Bewildering Stories

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Jack McDevitt, Infinity Beach

by Don Webb

Jack McDevitt, Infinity Beach. New York: Harper-Collins, 2000; 510 + 5 pp.

From Eternity Road to Infinity Beach, Jack McDevitt has come a long, long way.

Jack McDevitt has been mentioned only once so far in Bewildering Stories: Jerry’s review of Eternity Road in issue 27. That novel is rather curious: it recounts a long march across an alternate-universe North America. The locations and events seem to be keyed to our own time, but the connections are far from obvious.

McDevitt’s Infinity Beach has a similar title, but the author looks outward into space and the future rather than sideways or inward. The novel is set not on Earth, which is mentioned in passing only a few times, but on a colony planet, Greenway, some 1,500 lightyears distant.

Greenway has three moons, a single continent and a single, world-spanning ocean. Although the world is depicted as a kind of garden planet, its climate seems unaccountably on the cool side. The planet — originally barren — has been seeded with life from Earth. It is also one of the “Nine Worlds,” colonies linked by regular hyperspatial flights. Interstellar war has had disastrous consequences, but it has occurred only once. As the novel opens, society is peaceful and prosperous.

Such circumstances might seem almost idyllic, but there are problems in paradise. There can be no assurance that the prosperity will be permanent: people may choose between a profession or relatively well-supported idleness.

Worse, humanity has regretfully concluded that it is alone in the universe and that no other spacefaring races share the galaxy. Exploration has ground to a halt: what’s the point in it? The result is a kind of cultural funk, a loss of nerve. And it’s something to worry about, because Greenway has already experienced a dark age in its more than 500 years of history.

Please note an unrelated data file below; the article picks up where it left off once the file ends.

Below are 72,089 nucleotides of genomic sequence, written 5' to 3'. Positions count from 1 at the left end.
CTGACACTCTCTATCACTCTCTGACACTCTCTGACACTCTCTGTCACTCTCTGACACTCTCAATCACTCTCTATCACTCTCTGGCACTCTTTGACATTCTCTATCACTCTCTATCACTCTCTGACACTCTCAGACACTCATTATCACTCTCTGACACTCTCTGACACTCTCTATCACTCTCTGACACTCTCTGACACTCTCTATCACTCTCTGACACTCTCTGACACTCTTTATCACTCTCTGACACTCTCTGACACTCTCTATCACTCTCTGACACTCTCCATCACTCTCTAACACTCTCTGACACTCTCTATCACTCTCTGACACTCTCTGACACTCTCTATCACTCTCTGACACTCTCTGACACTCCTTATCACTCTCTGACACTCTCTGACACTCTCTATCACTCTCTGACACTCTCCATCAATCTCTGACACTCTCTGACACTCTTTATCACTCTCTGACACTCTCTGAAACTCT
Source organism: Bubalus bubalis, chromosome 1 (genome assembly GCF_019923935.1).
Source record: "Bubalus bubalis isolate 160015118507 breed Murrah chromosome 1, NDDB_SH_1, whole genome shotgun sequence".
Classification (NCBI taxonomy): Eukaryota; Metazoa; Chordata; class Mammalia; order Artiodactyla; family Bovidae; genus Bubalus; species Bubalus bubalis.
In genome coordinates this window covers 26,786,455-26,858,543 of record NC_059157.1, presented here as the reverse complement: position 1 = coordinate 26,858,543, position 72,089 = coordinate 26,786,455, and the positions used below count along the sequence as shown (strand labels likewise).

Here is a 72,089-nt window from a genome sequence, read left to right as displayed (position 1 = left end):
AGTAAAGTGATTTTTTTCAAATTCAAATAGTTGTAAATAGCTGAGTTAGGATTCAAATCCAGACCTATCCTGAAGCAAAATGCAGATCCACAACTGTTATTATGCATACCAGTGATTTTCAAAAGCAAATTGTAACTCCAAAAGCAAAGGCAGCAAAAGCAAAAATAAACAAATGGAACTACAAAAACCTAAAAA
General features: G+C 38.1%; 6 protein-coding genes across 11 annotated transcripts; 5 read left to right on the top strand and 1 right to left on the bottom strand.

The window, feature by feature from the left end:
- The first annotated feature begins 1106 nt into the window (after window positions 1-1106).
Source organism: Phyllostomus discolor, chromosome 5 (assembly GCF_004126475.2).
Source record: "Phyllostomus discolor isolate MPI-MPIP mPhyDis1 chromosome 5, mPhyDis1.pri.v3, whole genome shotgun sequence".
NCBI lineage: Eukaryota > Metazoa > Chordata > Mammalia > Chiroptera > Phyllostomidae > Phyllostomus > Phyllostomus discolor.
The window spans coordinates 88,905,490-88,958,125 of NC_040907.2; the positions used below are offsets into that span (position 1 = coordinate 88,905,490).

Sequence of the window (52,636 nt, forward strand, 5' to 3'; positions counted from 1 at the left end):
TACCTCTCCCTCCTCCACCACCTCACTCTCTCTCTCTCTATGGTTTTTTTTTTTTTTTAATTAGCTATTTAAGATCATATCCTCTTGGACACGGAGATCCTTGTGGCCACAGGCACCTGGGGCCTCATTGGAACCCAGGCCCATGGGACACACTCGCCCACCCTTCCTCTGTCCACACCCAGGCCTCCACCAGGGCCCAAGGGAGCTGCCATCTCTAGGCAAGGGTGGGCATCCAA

The political powers that be are quite content with the situation: the only ones rocking the boat are scientists who are setting in motion a project to detonate three novas at exact intervals. The object is to send a last, desperate signal to the universe that “we are here.” And hope that aliens will take the initiative and come visiting in a few thousand years or so.

Not content to wait, a small group of starry-eyed amateurs take a spaceship, the Hunter, out to explore deep space in the Belt of Orion. They return apparently empty-handed. But the expedition is shrouded in mystery: two of its members — Yoshi and Emily — vanish without a trace immediately after its return; the others lapse into a state of depression, and one of them, the pilot Kane Markis — a former war hero and talented artist — eventually abandons Greenway for Earth.

The heroine of the novel, Kim Brandywine, is an astrophysicist turned fund-raiser. She is motivated by the mysterious disappearance of Emily, who was her clone sister. The entire plot of the novel, then, centers on Kim’s efforts to find her missing sister and to unravel the cover-up surrounding the Hunter expedition.

McDevitt deserves a lot of credit for his skill and even cleverness in managing the pace at which the plot unfolds. He also successfully combines elements from mysteries, spy stories and even gothic novels. Is the novel “hard” science fiction? I think that would be an overstatement; rather it’s written in the traditional, “classic” mode. McDevitt’s technological advances are science-fiction standard for the most part: longevity, anti-aging treatments, artificial intelligence of a sort, and the common use of maglev trains and flying taxicabs. But he takes for granted a startling new concept in spaceships: transit times — even through hyperspace — require that they be designed for comfort; they are practically automated flying hotels. On reflection, the innovation seems obvious, even inevitable.

You’ll get no spoilers here; let a teaser suffice. One of the following is an irony: Kim is told at one point that she is no actress. And the other species that explorers hope to meet are never called “aliens”; they are always referred to as “celestials.” You’ll have to read the novel to find out which is ironic and which isn’t!

If science fiction is going to award a Hugo to a preposterous, self-absorbed patchwork of newspaper clippings such as Robert J. Sawyer’s Hominids, what distinction ought it to bestow upon an excellent, workmanlike novel like Infinity Beach or other novels deserving recognition? Is Jack McDevitt now one of the most underrated authors in science fiction?

Highly recommended.

Copyright © 2004 by Don Webb

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